“Over the last 25 years, Jonathan Forrest has explored vibrant and engaging colour and form through paint”, says Gallery owner Peter Robertson who represents a roster of emerging, mid-career, and senior Canadian artists. “The bold and colourful geometric paintings in his latest exhibition are created from thick, yet smoothly articulated planes of glossy acrylic against matte grounds. Graphic shapes in the works appear to shift as their surfaces reflect in changing light.”

The Art Gallery of Alberta – a must see!

IMG_6079“There is no must in art, because art is free,” said the great Russian painter Wassily Kandinsky.  The beautiful Art Gallery of Alberta – designed by architect Randall Stout and first opened in 2010 – has been taking that motto to heart, offering free admission to all children and youth under the age of 18 – as well as anyone registered as a student in an Alberta post-secondary institution, regardless of age.

Today is the last day of the amazing exhibition of Peter von Tiesenhausen: Songs for Pythagoras  (more information in my upcoming post ‘Seen and liked Edmonton II’ next week).

For Peter von Tiesenhausen, the landscape of Alberta has been a primary source of inspiration, with sustainability being a constant thread that has woven its way through his work over the course of his long career. Addressing ideas of time, life, nature and re-generation, this exhibition engaged audiences with important issues related to extraction, production and our impact on the environment.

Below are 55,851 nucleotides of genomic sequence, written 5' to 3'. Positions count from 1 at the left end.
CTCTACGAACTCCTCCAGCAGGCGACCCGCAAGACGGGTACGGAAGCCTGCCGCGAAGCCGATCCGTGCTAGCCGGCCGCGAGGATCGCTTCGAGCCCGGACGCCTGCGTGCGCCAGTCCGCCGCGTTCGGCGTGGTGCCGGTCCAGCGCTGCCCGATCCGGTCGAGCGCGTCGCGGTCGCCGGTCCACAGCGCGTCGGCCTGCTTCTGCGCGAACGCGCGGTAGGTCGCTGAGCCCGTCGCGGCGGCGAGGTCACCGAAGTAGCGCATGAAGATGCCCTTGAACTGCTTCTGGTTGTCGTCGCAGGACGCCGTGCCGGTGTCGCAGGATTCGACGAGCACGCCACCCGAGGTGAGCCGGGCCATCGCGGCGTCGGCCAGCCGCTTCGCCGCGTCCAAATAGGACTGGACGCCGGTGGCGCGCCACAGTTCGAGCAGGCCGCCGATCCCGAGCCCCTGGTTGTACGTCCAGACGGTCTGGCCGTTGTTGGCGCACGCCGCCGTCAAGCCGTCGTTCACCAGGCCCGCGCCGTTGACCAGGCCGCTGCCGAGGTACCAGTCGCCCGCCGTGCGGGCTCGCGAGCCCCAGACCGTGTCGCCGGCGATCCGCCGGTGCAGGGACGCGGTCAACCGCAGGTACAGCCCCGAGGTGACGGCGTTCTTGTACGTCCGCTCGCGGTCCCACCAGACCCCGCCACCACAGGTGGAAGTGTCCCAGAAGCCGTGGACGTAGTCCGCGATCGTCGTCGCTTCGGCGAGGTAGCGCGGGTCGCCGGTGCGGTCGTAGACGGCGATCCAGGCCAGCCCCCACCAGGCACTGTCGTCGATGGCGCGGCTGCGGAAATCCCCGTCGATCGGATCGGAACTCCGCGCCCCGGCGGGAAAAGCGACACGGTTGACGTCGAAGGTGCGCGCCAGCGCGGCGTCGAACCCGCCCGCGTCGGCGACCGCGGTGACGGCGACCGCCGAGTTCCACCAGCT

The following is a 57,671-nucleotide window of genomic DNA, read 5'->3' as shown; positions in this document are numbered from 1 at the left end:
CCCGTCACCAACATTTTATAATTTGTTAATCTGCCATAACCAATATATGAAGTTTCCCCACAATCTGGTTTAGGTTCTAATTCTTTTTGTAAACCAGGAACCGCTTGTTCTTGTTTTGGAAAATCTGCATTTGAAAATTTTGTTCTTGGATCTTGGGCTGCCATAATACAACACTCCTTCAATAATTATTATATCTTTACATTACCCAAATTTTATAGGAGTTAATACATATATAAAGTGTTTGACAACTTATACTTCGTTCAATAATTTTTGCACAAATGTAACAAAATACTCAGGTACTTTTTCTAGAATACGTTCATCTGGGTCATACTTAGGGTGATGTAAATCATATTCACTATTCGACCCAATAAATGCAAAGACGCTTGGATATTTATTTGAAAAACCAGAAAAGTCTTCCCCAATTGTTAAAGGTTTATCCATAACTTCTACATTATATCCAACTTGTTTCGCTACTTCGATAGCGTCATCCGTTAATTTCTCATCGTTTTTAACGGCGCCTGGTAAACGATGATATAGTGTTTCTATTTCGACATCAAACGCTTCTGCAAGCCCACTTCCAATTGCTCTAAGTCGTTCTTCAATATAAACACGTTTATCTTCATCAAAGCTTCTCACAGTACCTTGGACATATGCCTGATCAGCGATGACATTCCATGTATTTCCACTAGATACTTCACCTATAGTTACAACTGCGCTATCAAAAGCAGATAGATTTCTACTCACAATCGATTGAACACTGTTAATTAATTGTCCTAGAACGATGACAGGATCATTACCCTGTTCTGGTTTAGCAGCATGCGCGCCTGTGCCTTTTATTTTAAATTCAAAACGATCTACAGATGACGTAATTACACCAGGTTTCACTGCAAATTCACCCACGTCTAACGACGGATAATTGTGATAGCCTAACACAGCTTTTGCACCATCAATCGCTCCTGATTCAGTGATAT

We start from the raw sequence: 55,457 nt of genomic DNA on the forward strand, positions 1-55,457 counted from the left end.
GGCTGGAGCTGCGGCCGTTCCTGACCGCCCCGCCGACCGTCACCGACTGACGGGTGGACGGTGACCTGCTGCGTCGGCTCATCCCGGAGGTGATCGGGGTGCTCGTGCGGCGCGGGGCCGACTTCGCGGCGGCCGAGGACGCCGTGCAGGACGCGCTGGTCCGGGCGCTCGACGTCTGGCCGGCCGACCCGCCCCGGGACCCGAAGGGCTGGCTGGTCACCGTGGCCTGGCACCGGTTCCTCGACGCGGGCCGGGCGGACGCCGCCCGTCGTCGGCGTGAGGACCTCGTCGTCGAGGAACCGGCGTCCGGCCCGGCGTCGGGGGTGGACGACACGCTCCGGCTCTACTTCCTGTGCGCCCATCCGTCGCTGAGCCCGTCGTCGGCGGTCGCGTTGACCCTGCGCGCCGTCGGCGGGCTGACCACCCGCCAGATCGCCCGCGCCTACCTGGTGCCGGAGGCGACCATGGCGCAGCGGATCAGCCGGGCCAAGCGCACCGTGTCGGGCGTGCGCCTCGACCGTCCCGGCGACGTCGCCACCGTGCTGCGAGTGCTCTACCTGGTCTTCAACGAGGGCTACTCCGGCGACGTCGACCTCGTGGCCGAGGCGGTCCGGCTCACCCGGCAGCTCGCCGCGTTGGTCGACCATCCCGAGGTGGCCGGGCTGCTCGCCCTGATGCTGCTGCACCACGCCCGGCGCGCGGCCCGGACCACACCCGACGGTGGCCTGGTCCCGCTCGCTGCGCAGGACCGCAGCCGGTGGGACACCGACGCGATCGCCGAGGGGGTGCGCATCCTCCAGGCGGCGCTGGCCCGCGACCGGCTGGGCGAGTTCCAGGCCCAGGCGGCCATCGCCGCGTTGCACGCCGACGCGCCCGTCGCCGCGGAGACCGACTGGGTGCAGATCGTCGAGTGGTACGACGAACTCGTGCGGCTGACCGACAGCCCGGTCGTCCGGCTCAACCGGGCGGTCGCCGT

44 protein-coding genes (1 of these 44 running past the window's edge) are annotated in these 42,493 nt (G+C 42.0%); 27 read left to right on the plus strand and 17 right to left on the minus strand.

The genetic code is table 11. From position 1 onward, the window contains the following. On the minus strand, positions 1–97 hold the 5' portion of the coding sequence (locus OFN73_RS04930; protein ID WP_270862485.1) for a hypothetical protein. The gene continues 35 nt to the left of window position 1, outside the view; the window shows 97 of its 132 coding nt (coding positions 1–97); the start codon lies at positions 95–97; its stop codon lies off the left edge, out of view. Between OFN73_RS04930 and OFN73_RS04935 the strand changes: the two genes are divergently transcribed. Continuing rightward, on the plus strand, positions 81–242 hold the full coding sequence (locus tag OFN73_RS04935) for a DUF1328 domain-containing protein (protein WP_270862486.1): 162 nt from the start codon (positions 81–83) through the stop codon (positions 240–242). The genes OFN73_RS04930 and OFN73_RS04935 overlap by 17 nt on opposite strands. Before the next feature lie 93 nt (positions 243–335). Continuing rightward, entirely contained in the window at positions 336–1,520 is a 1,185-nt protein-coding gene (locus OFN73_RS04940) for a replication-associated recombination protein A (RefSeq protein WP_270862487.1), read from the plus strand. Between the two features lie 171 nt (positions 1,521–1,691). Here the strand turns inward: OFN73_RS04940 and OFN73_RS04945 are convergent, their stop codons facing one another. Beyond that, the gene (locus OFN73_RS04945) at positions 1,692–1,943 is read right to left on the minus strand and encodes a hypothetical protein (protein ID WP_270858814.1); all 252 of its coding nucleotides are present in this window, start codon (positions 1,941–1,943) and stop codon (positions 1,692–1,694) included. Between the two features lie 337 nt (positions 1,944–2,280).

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Exhibition Songs for Pythagoras by Peter von Tiesenhausen

The Neon Sign Museum

The Neon Sign Museum, the first of its kind in Canada, features a collection of functional historic signs that tell a story about Edmonton’s neon past. The City has collected 20 neon signs, all of which have been restored and installed on the east wall of the TELUS building and the south wall of the Mercer Warehouse building on 104 Street and 104 Avenue. The museum is outdoors and is open 24 hours a day, 7 days a week. No admission is required.

The Churchill Wire Centre

IMG_6085A 1886 telephone directory would have been easy to print. Four subscribers joined Edmonton’s first telephone exchange established by Alexander Taylor. Within twenty years, this creative entrepreneur had connected 500 patrons to the revolutionary telephone and sold his company to the city.